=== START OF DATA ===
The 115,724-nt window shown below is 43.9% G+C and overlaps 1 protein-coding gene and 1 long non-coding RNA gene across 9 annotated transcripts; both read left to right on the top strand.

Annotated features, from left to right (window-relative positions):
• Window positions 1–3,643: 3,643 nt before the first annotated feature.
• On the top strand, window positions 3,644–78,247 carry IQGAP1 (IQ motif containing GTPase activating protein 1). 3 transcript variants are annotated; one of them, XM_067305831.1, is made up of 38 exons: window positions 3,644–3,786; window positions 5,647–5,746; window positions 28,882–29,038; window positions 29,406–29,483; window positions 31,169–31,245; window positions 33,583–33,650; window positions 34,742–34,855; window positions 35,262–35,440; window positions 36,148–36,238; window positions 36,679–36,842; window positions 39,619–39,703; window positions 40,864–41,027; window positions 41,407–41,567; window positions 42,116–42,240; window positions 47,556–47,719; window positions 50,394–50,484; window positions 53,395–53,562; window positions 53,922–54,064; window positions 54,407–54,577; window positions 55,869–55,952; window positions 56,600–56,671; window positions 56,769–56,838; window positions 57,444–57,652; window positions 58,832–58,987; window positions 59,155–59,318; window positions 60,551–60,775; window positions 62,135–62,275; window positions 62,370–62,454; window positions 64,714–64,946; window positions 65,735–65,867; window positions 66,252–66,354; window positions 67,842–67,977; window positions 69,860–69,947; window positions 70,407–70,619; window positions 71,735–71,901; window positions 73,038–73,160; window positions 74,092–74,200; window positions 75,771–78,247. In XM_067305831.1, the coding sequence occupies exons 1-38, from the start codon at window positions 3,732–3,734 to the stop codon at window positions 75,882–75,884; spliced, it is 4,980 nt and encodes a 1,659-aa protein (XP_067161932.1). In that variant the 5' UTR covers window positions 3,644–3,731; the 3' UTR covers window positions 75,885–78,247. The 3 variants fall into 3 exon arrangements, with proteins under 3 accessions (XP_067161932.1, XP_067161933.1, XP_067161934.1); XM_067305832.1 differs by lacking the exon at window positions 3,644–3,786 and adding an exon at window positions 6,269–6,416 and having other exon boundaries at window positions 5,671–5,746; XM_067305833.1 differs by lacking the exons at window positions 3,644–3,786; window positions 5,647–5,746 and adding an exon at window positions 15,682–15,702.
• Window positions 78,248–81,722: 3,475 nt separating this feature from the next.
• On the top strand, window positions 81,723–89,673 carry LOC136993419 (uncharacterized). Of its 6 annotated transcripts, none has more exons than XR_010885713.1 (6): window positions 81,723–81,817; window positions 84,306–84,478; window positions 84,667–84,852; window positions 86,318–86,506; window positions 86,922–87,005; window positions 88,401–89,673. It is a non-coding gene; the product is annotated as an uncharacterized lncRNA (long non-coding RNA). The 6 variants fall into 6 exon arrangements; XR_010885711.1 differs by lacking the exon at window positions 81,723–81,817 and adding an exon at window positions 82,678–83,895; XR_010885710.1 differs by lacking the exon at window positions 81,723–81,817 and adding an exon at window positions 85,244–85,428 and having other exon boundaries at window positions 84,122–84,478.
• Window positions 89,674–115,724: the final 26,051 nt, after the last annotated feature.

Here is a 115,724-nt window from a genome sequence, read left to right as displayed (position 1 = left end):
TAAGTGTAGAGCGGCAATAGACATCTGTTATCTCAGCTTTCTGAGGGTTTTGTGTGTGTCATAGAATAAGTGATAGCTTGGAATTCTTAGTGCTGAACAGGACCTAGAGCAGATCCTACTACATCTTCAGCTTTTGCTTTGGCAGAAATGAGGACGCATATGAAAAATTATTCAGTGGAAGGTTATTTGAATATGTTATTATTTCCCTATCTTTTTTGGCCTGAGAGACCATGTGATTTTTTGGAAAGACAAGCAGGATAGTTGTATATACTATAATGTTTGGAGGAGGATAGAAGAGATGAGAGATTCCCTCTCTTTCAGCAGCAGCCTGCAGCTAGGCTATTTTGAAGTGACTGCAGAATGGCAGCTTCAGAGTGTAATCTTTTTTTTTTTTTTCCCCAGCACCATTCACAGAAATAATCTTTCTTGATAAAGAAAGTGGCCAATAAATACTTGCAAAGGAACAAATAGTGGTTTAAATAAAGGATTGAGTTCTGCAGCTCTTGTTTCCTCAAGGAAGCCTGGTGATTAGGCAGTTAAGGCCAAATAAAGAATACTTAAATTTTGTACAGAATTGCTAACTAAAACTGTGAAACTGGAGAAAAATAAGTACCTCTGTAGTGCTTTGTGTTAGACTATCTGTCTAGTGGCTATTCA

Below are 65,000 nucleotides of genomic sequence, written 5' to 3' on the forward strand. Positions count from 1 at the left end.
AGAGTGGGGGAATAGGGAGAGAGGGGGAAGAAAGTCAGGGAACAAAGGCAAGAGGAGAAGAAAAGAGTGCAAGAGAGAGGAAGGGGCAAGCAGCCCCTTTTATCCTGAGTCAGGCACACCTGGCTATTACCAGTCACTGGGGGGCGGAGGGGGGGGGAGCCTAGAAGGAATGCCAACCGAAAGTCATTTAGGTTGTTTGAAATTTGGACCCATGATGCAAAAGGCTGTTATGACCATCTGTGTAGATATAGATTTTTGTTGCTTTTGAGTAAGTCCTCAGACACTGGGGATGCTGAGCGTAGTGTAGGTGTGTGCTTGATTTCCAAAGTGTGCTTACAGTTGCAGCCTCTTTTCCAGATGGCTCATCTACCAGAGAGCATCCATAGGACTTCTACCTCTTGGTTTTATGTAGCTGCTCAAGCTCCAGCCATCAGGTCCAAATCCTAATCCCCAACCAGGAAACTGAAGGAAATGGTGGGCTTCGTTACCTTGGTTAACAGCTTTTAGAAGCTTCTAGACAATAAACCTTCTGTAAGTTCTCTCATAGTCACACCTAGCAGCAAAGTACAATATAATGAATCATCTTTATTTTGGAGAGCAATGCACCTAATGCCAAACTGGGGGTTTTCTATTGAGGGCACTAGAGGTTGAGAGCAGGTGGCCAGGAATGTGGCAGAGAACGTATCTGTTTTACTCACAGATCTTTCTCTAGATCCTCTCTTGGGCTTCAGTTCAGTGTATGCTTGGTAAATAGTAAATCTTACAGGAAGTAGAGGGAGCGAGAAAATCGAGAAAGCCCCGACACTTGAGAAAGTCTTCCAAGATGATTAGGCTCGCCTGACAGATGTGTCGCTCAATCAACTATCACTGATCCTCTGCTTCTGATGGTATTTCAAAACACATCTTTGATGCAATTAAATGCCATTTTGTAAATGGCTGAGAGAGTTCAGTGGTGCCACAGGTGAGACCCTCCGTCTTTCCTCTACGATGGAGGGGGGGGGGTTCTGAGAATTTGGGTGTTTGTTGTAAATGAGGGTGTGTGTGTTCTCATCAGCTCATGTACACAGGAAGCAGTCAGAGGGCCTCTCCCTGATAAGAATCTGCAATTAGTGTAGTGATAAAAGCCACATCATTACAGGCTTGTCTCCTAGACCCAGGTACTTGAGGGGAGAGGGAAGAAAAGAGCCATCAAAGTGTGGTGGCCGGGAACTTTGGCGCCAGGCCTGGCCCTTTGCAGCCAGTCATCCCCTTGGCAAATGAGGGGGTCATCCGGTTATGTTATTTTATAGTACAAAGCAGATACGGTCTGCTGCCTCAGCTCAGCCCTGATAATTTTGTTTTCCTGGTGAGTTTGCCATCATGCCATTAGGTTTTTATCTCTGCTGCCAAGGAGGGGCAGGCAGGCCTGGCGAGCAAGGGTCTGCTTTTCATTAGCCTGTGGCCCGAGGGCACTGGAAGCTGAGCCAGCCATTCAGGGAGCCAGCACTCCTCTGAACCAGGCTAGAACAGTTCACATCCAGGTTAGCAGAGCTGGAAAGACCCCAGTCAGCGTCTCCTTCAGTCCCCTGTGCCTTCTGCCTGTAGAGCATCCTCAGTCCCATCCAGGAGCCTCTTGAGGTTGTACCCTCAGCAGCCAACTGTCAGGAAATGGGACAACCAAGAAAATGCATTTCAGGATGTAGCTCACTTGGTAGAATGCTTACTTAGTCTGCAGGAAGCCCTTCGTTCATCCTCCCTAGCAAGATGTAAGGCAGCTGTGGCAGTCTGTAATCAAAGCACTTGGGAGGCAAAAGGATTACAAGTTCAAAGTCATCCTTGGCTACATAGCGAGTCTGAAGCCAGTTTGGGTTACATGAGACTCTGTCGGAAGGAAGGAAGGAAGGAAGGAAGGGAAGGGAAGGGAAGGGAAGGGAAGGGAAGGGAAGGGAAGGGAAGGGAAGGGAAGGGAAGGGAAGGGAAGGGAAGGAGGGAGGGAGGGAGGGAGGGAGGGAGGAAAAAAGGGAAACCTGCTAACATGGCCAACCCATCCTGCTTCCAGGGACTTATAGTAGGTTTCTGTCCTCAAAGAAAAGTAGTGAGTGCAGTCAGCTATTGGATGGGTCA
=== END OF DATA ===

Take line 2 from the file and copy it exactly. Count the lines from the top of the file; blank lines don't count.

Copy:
Annotated features, from left to right (window-relative positions):